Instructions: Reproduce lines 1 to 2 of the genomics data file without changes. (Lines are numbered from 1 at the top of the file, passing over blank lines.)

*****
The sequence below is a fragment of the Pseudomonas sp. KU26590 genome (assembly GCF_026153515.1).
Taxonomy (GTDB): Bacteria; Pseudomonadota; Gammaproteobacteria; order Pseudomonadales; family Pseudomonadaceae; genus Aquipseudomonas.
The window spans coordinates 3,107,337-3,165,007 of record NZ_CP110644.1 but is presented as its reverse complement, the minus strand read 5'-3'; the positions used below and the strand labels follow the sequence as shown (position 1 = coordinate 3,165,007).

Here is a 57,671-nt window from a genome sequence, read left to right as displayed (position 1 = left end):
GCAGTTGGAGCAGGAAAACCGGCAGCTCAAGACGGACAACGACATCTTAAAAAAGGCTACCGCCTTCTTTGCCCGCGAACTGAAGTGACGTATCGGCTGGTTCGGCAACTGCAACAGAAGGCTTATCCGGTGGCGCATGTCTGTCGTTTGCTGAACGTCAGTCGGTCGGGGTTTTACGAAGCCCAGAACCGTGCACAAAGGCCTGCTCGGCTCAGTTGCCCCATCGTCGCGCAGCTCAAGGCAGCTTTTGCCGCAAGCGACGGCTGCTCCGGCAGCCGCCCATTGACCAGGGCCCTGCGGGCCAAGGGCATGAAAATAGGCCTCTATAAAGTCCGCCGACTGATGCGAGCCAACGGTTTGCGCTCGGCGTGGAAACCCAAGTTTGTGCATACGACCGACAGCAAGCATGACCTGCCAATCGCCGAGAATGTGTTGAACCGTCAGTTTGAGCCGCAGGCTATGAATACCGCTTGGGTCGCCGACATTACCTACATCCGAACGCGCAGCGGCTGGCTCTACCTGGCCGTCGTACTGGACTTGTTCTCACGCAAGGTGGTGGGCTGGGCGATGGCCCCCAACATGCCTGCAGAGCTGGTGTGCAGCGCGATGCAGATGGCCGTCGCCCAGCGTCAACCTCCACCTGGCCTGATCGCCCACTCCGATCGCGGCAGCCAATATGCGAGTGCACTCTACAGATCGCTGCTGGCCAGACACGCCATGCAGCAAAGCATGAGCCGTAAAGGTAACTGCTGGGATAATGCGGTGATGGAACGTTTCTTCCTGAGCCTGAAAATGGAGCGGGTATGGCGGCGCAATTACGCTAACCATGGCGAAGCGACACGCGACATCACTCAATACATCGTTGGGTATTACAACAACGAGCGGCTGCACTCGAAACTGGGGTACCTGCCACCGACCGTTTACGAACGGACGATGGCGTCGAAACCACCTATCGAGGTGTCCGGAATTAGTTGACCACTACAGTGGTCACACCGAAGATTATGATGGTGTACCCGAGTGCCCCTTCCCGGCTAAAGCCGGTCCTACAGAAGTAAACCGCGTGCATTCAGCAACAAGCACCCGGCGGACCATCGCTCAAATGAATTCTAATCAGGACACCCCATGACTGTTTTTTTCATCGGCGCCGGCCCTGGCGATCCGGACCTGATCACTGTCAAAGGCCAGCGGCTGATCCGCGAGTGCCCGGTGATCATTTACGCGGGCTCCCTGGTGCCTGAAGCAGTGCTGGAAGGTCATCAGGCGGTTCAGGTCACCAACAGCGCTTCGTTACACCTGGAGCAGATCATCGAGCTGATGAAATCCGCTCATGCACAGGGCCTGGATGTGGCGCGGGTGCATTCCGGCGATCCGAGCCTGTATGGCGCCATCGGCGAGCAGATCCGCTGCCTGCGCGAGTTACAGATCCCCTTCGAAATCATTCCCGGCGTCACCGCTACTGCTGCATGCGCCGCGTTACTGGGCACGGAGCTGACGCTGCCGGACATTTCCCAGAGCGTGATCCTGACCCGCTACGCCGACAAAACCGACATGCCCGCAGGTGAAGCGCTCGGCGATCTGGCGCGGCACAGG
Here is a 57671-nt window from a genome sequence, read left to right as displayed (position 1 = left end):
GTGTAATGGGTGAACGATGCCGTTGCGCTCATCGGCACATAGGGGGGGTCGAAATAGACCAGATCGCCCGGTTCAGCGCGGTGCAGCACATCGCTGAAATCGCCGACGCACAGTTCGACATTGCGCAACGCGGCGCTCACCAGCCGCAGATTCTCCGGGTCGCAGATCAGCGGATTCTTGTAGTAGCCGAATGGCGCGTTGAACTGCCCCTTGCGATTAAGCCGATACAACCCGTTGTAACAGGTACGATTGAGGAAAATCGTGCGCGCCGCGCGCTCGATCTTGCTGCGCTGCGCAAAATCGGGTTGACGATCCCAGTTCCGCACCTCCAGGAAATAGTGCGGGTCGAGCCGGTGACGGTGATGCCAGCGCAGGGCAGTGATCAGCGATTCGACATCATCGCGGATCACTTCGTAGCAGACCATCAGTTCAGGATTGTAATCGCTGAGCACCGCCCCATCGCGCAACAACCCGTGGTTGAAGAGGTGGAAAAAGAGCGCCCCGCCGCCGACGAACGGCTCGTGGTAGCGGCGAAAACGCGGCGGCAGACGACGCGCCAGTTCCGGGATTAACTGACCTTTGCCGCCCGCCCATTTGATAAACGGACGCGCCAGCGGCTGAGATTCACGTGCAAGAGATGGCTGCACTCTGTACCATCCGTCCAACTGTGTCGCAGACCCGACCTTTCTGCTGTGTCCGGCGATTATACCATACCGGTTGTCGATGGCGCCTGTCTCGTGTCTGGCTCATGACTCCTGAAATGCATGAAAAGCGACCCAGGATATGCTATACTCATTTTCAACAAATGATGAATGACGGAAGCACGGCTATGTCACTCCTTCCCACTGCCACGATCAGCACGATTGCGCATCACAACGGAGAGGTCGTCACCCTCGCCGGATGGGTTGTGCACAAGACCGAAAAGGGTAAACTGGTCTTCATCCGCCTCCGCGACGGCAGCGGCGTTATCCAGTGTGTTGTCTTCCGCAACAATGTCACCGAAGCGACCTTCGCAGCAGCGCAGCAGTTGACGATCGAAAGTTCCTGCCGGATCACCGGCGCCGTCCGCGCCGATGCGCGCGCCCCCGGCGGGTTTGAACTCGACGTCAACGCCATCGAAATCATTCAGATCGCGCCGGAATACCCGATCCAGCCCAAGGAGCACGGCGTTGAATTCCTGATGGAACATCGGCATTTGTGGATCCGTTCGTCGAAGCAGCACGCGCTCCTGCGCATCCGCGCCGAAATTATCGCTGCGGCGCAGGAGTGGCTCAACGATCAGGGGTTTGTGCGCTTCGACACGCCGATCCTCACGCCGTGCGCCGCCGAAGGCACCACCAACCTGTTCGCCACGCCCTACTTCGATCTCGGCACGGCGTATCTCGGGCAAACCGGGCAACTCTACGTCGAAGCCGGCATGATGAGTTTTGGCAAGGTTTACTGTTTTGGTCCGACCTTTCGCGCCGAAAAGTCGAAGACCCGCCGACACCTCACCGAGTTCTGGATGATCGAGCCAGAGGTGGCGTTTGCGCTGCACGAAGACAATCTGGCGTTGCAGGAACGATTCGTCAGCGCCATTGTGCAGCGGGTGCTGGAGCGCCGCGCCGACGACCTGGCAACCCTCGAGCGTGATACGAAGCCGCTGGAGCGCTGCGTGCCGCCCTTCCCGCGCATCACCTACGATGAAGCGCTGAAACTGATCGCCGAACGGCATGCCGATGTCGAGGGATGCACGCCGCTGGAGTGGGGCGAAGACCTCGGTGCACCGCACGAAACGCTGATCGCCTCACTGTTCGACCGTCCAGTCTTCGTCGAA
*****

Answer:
The sequence below is a fragment of the Pseudomonas sp. KU26590 genome (assembly GCF_026153515.1).
Taxonomy (GTDB): Bacteria; Pseudomonadota; Gammaproteobacteria; order Pseudomonadales; family Pseudomonadaceae; genus Aquipseudomonas.